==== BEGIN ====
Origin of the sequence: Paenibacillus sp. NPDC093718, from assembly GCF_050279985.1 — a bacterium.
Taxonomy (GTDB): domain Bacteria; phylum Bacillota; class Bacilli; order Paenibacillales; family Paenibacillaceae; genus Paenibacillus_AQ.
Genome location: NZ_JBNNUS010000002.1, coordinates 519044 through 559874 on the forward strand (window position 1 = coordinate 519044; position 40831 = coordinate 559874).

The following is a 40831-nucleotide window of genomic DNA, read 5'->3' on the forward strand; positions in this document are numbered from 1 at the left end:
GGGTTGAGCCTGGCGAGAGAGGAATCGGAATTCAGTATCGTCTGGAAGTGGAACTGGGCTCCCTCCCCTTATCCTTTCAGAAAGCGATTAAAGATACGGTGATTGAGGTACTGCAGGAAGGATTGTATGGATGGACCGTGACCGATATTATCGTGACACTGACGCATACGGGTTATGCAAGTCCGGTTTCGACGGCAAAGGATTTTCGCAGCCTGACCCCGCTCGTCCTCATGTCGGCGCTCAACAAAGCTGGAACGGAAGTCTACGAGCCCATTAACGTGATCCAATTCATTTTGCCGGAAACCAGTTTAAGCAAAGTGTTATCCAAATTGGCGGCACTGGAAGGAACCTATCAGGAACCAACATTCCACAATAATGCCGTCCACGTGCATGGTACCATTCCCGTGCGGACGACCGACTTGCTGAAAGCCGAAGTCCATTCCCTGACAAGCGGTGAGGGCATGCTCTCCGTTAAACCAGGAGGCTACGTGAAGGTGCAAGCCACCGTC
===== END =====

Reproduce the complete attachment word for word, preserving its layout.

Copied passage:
Origin of the sequence: Paenibacillus sp. NPDC093718, from assembly GCF_050279985.1 — a bacterium.
Taxonomy (GTDB): domain Bacteria; phylum Bacillota; class Bacilli; order Paenibacillales; family Paenibacillaceae; genus Paenibacillus_AQ.
Genome location: NZ_JBNNUS010000002.1, coordinates 519044 through 559874 on the forward strand (window position 1 = coordinate 519044; position 40831 = coordinate 559874).

The following is a 40831-nucleotide window of genomic DNA, read 5'->3' on the forward strand; positions in this document are numbered from 1 at the left end:
GGGTTGAGCCTGGCGAGAGAGGAATCGGAATTCAGTATCGTCTGGAAGTGGAACTGGGCTCCCTCCCCTTATCCTTTCAGAAAGCGATTAAAGATACGGTGATTGAGGTACTGCAGGAAGGATTGTATGGATGGACCGTGACCGATATTATCGTGACACTGACGCATACGGGTTATGCAAGTCCGGTTTCGACGGCAAAGGATTTTCGCAGCCTGACCCCGCTCGTCCTCATGTCGGCGCTCAACAAAGCTGGAACGGAAGTCTACGAGCCCATTAACGTGATCCAATTCATTTTGCCGGAAACCAGTTTAAGCAAAGTGTTATCCAAATTGGCGGCACTGGAAGGAACCTATCAGGAACCAACATTCCACAATAATGCCGTCCACGTGCATGGTACCATTCCCGTGCGGACGACCGACTTGCTGAAAGCCGAAGTCCATTCCCTGACAAGCGGTGAGGGCATGCTCTCCGTTAAACCAGGAGGCTACGTGAAGGTGCAAGCCACCGTC